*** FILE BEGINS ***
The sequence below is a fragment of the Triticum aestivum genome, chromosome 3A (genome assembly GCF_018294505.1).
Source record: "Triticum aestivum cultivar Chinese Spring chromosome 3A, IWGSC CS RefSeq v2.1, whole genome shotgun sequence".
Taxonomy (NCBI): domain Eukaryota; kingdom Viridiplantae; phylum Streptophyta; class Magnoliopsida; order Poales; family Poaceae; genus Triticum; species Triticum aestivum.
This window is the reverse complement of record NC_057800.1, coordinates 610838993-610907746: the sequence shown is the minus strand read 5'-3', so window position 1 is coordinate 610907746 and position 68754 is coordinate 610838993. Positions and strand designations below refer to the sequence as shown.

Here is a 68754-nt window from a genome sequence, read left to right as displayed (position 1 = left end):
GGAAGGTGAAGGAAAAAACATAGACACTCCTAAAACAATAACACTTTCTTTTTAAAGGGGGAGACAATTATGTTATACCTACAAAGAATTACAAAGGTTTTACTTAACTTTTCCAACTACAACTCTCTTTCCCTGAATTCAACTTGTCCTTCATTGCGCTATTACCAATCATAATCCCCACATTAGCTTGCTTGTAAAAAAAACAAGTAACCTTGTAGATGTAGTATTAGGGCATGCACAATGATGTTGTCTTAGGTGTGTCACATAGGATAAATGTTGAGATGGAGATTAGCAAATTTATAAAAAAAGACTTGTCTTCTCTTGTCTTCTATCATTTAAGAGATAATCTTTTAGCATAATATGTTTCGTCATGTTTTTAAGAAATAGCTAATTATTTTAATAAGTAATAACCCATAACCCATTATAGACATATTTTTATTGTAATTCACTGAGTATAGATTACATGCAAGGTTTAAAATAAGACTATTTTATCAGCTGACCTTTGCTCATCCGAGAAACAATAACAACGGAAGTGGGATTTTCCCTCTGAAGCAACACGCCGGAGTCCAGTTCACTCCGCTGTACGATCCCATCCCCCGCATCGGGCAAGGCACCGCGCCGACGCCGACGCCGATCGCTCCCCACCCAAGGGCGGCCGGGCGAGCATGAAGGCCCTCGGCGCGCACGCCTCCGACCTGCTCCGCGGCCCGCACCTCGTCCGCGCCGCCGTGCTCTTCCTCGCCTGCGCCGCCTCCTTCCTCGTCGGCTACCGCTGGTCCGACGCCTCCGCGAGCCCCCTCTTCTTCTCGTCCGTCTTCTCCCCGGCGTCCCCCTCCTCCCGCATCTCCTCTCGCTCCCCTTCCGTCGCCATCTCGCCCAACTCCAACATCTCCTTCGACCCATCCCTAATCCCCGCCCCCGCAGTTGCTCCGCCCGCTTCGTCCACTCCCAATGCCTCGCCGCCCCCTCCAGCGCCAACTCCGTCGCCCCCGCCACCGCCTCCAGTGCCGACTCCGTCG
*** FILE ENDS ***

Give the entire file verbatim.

The sequence below is a fragment of the Triticum aestivum genome, chromosome 3A (genome assembly GCF_018294505.1).
Source record: "Triticum aestivum cultivar Chinese Spring chromosome 3A, IWGSC CS RefSeq v2.1, whole genome shotgun sequence".
Taxonomy (NCBI): domain Eukaryota; kingdom Viridiplantae; phylum Streptophyta; class Magnoliopsida; order Poales; family Poaceae; genus Triticum; species Triticum aestivum.
This window is the reverse complement of record NC_057800.1, coordinates 610838993-610907746: the sequence shown is the minus strand read 5'-3', so window position 1 is coordinate 610907746 and position 68754 is coordinate 610838993. Positions and strand designations below refer to the sequence as shown.

Here is a 68754-nt window from a genome sequence, read left to right as displayed (position 1 = left end):
GGAAGGTGAAGGAAAAAACATAGACACTCCTAAAACAATAACACTTTCTTTTTAAAGGGGGAGACAATTATGTTATACCTACAAAGAATTACAAAGGTTTTACTTAACTTTTCCAACTACAACTCTCTTTCCCTGAATTCAACTTGTCCTTCATTGCGCTATTACCAATCATAATCCCCACATTAGCTTGCTTGTAAAAAAAACAAGTAACCTTGTAGATGTAGTATTAGGGCATGCACAATGATGTTGTCTTAGGTGTGTCACATAGGATAAATGTTGAGATGGAGATTAGCAAATTTATAAAAAAAGACTTGTCTTCTCTTGTCTTCTATCATTTAAGAGATAATCTTTTAGCATAATATGTTTCGTCATGTTTTTAAGAAATAGCTAATTATTTTAATAAGTAATAACCCATAACCCATTATAGACATATTTTTATTGTAATTCACTGAGTATAGATTACATGCAAGGTTTAAAATAAGACTATTTTATCAGCTGACCTTTGCTCATCCGAGAAACAATAACAACGGAAGTGGGATTTTCCCTCTGAAGCAACACGCCGGAGTCCAGTTCACTCCGCTGTACGATCCCATCCCCCGCATCGGGCAAGGCACCGCGCCGACGCCGACGCCGATCGCTCCCCACCCAAGGGCGGCCGGGCGAGCATGAAGGCCCTCGGCGCGCACGCCTCCGACCTGCTCCGCGGCCCGCACCTCGTCCGCGCCGCCGTGCTCTTCCTCGCCTGCGCCGCCTCCTTCCTCGTCGGCTACCGCTGGTCCGACGCCTCCGCGAGCCCCCTCTTCTTCTCGTCCGTCTTCTCCCCGGCGTCCCCCTCCTCCCGCATCTCCTCTCGCTCCCCTTCCGTCGCCATCTCGCCCAACTCCAACATCTCCTTCGACCCATCCCTAATCCCCGCCCCCGCAGTTGCTCCGCCCGCTTCGTCCACTCCCAATGCCTCGCCGCCCCCTCCAGCGCCAACTCCGTCGCCCCCGCCACCGCCTCCAGTGCCGACTCCGTCG